Tomas Ros, Researcher, Department of Basic Neurosciences at UNIGE Faculty of Medicine and at the Centre for Biomedical Imaging (CIBM)
To do this, the patient's EEG is connected to a computer that displays the image of a space shuttle. When the patient is in an attentive brain state (low Alpha rhythm), this makes the space shuttle move forward. But as soon as the patient is distracted or loses attention (high Alpha rhythm), this stops the space-shuttle movement instantly. Faced with the stopping of the space shuttle, the patient realizes that he/she was no longer paying attention and refocuses to restart the shuttle.
Training the brain to focus without medication?
To measure the effects of neurofeedback training, the Geneva team administered an attention test to 25 adults with ADHD, and 22 neurotypical adults. The results showed that, at baseline, ADHD patients made more mistakes and had a more variable reaction time than the control participants, in line with a signature of impaired attention. After 30 minutes of neurofeedback training, the participants took the attention test again.
"The first finding was that stimulus detection and response variability were improved, indicating attentional enhancement", says Marie-Pierre Deiber. "But what interested us most was the impact of the neurofeedback training on the P3 component, which has previously been shown to be reduced in ADHD, and directly linked to the neurocognitive processing of the stimulus." The higher the amplitude of the P3, the more efficient the processing of the stimulus is, and the more accurate the response to the attention task. "The amplitude of the P3 increased significantly after neurofeedback training, and was directly associated with a reduction in the number of errors made by the patients", reports Tomas Ros.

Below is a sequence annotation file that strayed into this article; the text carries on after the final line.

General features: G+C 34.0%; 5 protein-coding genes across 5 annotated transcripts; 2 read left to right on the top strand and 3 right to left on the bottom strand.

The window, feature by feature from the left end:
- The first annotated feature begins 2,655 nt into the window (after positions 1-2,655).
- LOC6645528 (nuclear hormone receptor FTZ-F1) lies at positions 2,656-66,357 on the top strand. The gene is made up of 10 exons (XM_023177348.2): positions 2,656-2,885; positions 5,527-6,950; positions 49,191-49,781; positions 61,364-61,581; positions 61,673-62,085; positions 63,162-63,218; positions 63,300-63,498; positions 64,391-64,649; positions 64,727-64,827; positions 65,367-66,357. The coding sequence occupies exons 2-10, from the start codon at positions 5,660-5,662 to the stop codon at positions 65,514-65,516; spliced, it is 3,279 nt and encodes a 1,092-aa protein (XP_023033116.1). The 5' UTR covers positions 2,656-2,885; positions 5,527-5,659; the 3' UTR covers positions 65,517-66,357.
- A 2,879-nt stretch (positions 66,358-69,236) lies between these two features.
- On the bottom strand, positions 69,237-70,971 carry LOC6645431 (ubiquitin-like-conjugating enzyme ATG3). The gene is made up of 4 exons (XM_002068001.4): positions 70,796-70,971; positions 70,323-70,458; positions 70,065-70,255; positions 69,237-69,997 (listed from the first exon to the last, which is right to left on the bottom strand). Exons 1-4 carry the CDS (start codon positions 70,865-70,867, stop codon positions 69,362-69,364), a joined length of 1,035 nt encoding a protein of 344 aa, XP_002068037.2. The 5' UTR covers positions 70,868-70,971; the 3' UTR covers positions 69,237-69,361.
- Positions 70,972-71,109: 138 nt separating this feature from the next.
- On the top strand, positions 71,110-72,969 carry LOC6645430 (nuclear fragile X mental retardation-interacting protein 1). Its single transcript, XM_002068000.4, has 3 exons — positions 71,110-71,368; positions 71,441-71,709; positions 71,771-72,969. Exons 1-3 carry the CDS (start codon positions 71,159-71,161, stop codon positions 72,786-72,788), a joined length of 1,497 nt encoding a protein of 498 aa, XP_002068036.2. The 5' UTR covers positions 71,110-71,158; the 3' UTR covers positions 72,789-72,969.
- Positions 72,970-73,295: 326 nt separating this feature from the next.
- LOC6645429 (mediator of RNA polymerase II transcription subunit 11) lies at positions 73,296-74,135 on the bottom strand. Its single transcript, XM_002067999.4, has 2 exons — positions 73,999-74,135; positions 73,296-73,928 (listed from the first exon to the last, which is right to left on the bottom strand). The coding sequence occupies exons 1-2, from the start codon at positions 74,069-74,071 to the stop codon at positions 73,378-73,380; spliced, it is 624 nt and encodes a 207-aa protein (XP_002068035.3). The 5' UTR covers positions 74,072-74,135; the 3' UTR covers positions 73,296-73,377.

This study firstly shows that a single 30-minute session of neurofeedback can induce short-term plasticity in the brain and encourages attentional improvements in ADHD patients. Secondly, it supports the existence of an electro-physiological marker of attentional processing in ADHD. "Thus, the P3 could be a cerebral signature that would allow us to better understand the neurocognitive mechanisms of ADHD", continues Nader Perroud, professor in the Department of Psychiatry at UNIGE Faculty of Medicine and at the HUG Division of Psychiatric Specialties. Finally, as the effects are evident in the short term, the scientists plan to carry out a neurofeedback treatment based on multiple training sessions, in order to observe whether the brain's plasticity is strengthened over time. "The ultimate goal is to enable patients to learn to concentrate without medication and to be able to train their brain in the comfort of their home», concludes Tomas Ros.
Deiber, M-P., et al. (2021) Electrophysiological correlates of improved executive function following EEG neurofeedback in adult attention deficit hyperactivity disorder. Clinical Neurophysiology. doi.org/10.1016/j.clinph.2021.05.017.